(Unknown male voice) The verification takes a while. I went through one batch of verification there and it takes quite a long time. Whither you've got ballot papers that people have put crosses or numbers on instead of crosses and they just work it out.

(BBC Journalist) The very good news is in about 5 minutes time we are expecting Wishaw to declare their result…

(Ewan Ferguson) This may be a long and rather telling night I think. I might be chewing up to my elbows by the time they declare. I've never seen Aileen this nervous. She's not a naturally quiet person but the nerves are really showing at the moment.

(Aileen Campbell) There's lots of folk buzzing around in the middle of the room. And of course there's all the people round about, all the different parties, all looking for the same thing, all looking for their vote to come through. Ours is supposed to come through at 5 o'clock. I hope we run them close, we've worked so hard. Maybe there's a possibility, I don't know whither that's just candidateitis, we're just so wrapped in what's going on you think oh we could win it, we could win it.

(Unknown female voice) It's twenty five past three. Despite the machines trundling on there's been no result as yet from East Kilbride . I think we're all slightly delirious now because it seems a wee bit farcical. I'm just kind of tired; I just want something to happen.

(Unknown male voice) I think changing the system for the council election has confused people and we need to have a serious look at continuing that practice. To be honest at this point I'm beyond nervous, I'm just dead on my feet. I've been up for twenty three and a half hours now. It's just nervous exhaustion at this point.

(BBC Presenters) And more logistical problems. The boat from Arran has broken down in the Clyde . Another boat has been sent out to collect the ballot boxes and possibly the people on board. (Laughs) The ballot boxes obviously being the priority here. That's for Cunningham North I think.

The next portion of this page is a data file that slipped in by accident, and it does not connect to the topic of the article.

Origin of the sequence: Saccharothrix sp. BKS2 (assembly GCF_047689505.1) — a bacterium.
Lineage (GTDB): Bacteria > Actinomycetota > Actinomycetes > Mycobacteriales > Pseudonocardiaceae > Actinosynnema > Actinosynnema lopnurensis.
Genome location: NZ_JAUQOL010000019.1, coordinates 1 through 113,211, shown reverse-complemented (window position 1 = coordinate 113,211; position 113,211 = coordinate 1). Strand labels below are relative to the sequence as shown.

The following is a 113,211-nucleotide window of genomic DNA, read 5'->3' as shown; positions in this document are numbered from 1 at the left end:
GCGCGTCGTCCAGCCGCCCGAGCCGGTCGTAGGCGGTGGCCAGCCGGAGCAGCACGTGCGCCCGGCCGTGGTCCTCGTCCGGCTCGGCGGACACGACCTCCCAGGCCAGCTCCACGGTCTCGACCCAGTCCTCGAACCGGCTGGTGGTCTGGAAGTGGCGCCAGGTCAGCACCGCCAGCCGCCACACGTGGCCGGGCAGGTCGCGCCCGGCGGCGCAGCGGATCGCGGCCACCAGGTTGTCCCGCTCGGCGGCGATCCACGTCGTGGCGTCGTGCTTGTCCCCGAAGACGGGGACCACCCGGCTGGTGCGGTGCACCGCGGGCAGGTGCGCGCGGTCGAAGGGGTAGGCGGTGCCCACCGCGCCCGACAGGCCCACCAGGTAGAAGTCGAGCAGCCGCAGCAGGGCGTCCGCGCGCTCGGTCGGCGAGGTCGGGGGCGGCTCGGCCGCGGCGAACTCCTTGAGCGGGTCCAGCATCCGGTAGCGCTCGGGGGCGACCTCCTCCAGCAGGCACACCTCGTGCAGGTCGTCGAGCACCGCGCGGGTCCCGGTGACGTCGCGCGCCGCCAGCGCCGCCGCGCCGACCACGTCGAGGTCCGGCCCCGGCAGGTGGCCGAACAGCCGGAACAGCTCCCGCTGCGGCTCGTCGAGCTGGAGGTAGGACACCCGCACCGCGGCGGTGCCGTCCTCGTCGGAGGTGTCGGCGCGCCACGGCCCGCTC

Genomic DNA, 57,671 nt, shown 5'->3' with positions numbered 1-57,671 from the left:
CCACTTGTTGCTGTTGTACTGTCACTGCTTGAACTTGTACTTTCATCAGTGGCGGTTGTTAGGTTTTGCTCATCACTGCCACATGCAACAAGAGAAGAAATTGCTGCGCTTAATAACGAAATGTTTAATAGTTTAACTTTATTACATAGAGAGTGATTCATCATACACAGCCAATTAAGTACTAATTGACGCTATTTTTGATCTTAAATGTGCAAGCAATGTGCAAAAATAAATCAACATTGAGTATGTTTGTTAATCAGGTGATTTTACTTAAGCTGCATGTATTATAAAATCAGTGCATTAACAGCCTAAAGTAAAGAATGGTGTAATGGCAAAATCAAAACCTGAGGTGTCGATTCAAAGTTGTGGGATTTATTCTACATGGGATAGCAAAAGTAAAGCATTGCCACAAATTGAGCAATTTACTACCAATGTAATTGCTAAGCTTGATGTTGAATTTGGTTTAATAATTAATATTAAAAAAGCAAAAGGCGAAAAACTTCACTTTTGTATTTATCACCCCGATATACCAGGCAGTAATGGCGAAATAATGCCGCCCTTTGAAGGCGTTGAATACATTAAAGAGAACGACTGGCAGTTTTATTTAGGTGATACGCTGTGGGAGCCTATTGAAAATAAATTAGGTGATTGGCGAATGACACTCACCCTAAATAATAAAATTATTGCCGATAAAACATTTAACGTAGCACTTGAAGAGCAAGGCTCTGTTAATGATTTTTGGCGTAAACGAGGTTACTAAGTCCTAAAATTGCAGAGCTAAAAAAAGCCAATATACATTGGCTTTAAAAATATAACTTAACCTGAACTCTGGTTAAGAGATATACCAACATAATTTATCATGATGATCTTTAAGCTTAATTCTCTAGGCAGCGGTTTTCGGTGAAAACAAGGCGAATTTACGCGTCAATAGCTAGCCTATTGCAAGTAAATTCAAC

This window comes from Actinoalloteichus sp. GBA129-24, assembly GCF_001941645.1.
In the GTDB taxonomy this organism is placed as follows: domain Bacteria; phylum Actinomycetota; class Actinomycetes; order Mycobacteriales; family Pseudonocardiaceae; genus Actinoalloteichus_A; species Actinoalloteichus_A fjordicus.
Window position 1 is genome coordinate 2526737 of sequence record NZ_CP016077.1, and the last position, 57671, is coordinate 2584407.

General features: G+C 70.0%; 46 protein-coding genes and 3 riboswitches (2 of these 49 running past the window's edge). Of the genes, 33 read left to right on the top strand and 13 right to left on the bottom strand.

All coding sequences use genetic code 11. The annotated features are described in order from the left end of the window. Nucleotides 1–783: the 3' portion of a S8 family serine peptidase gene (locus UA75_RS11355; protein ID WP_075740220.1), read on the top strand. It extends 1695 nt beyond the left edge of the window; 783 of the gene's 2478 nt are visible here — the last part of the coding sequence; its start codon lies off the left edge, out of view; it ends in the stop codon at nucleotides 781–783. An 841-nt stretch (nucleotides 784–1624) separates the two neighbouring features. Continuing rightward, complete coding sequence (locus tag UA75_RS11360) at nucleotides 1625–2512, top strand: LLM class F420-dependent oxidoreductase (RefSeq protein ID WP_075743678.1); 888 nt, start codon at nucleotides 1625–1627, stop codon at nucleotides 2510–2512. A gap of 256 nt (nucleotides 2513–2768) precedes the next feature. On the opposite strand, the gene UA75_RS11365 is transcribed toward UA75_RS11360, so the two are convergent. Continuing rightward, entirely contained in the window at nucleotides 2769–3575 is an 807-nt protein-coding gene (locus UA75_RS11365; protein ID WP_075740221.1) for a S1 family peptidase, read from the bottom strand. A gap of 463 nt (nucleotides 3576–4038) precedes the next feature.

(Aileen Campbell) I joined this party when I was sixteen. This is the first time I've stood. I'm committed to the party and I'll work hard for it whither I win, lose or draw.

(Returning officer) There were one thousand seven hundred and thirty six rejected papers.

(BBC Political Editor Brian Taylor) Sometimes people can spoil a ballot paper deliberately by writing ‘none of the above' or writing an issue of protest, these are none of that order. In the constituency so far a total of 454 were rejected last time, the total so far this time in those three seats is 3143, that's ballot papers rejected by the returning officer because the voter's intention is not clear.

(Returning Officer) Attention please. I'll now read out the result for the Clydesdale constituency. Aileen Campbell, Scottish National Party, 10942, Karen MacDonald Gillon, Scottish Labour Party, 13835.

(Aileen Campbell) I feel a bit shaken after that. My knees are trembling. I'm pleased with the result. (Laughs) We've slashed the majority, that's what we wanted to do, that was the aim, and that's what we did. The adrenaline stopped pumping after the speech there, I got some boos. (Laughs) Oh well!

(Music) Lyrics - I've had the same jeans on for 4 days now…

This was Vicky Murray at the count in East Kilbride, this was Ria O'Neil for Making an Election interviewing Douglas Fraser at the Herald, This was Lianne Howison reporting with Portobello Police Station in Edinburgh , This is Sabrina Sharma reporting for BBC Radio Scotland . This is Richard Preston for the BBC at the BBC, in Glasgow . This is Caroline Kennedy on the Arran ferry signing off.

Aileen Campbell, calling at about eight thirty on Friday morning, it's just to let you know I can't believe it, I'm an MSP, I got in on the Regional List, oh its crazy. I think we're going to celebrate now and have champagne with bacon rolls. (Laughs) I just wanted to let you know that. Thanks now, Bye bye.